Senator Susan Collins is right: the Supreme Court confirmation process is broken. It’s been broken for some time.
The judiciary was set up by the Founding Fathers to be one of the three pillars of the system of checks and balances to ensure that no power becomes too powerful.
Unfortunately, the judiciary has become a slave to the political ideology of the majority party in the Senate. Senator Collins rightly points out that the confirmation process is organized “to examine the experience, qualifications and integrity of the candidate” and “not to assess whether a candidate reflects the ideology of an individual senator or would rule exactly as an individual senator would want.”
If the main criterion for selecting a Supreme Court justice is that his political ideology matches that of the majority party in the Senate, senators should simply place an announcement in the media stating how they would like their putative nominee to vote on the various legal matters and make their selection from the pool of candidates.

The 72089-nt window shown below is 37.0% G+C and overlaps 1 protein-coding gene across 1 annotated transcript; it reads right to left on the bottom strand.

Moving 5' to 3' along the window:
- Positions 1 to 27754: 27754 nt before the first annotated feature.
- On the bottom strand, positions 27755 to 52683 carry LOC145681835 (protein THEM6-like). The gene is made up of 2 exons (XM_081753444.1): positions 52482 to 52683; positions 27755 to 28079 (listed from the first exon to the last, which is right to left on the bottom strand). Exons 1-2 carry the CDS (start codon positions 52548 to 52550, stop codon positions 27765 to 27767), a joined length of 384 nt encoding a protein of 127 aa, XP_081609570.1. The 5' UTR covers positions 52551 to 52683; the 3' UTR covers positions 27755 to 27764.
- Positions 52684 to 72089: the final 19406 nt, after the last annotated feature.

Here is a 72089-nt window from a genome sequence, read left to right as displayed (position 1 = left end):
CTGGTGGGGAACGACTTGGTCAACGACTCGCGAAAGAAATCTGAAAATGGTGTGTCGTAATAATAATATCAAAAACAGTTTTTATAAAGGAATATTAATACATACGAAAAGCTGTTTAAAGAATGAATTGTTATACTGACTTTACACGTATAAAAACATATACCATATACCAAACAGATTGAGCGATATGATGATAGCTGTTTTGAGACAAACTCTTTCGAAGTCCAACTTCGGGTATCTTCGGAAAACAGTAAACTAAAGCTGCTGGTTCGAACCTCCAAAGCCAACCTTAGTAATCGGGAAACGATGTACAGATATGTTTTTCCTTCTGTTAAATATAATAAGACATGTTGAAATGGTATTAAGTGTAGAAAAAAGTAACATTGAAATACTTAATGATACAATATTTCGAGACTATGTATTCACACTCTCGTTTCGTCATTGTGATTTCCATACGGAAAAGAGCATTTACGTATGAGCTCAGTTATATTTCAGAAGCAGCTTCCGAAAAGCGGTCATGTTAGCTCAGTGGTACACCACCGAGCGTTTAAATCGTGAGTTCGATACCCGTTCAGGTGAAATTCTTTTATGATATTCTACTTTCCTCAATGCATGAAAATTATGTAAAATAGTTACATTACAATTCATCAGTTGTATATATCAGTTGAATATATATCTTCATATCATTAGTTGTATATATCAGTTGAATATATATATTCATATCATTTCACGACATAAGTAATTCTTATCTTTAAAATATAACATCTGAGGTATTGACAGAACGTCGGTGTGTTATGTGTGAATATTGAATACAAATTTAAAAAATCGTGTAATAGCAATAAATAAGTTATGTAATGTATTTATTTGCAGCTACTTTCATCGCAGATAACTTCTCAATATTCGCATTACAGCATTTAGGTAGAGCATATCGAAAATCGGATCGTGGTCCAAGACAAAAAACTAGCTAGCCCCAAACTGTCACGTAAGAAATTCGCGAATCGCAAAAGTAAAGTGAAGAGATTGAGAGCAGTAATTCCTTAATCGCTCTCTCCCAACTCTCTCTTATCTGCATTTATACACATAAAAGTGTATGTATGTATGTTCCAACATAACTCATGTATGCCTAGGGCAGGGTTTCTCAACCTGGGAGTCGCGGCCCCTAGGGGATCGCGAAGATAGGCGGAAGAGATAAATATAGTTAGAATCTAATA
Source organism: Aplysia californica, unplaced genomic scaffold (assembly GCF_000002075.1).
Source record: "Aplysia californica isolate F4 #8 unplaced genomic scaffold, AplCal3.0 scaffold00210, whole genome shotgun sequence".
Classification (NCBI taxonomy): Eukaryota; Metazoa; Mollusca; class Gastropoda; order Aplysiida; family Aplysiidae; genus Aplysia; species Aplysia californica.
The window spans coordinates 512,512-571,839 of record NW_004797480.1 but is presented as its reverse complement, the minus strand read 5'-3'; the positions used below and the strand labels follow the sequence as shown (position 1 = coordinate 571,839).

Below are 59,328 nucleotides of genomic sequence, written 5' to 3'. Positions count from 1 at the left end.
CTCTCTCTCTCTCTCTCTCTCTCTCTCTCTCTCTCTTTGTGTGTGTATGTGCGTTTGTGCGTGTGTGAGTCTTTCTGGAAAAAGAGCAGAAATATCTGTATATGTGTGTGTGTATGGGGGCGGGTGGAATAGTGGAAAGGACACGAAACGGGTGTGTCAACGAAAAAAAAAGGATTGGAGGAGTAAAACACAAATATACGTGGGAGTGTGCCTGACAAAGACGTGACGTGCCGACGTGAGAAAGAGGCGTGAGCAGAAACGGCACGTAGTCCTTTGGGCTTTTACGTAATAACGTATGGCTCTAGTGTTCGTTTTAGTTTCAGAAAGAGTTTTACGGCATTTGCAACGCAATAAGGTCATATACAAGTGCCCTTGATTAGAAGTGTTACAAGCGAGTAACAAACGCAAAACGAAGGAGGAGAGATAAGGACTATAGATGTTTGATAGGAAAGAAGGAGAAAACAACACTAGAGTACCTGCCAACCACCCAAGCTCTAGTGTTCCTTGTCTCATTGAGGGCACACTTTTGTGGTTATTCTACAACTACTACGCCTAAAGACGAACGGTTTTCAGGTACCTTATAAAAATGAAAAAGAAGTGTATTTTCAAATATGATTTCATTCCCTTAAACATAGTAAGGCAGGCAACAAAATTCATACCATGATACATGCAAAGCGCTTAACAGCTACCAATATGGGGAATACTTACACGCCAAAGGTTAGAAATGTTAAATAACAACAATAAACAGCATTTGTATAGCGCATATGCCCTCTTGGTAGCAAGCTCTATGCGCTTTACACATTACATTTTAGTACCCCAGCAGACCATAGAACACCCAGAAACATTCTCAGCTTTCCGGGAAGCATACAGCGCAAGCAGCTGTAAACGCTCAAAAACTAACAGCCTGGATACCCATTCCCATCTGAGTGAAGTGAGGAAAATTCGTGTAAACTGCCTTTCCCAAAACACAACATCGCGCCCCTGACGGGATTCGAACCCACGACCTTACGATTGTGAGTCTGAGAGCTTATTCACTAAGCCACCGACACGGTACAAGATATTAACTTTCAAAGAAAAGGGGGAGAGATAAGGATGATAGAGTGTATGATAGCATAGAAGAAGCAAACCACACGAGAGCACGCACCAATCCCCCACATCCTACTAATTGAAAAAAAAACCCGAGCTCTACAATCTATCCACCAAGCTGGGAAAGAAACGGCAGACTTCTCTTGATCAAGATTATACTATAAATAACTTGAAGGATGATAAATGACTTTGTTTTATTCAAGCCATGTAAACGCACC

When deciding to vote for a candidate, senators should be concerned with whether the candidate would correctly identify the relevant legal principles, apply those principles to the facts of the case, and then make a decision based on logic to arrive at their outcome. final.
When it comes time to vote on Justice Ketanji Brown Jackson’s nomination, senators would do well to heed Collins’ advice: “I won’t agree with every vote she casts as a judge. This alone, however, is not disqualifying.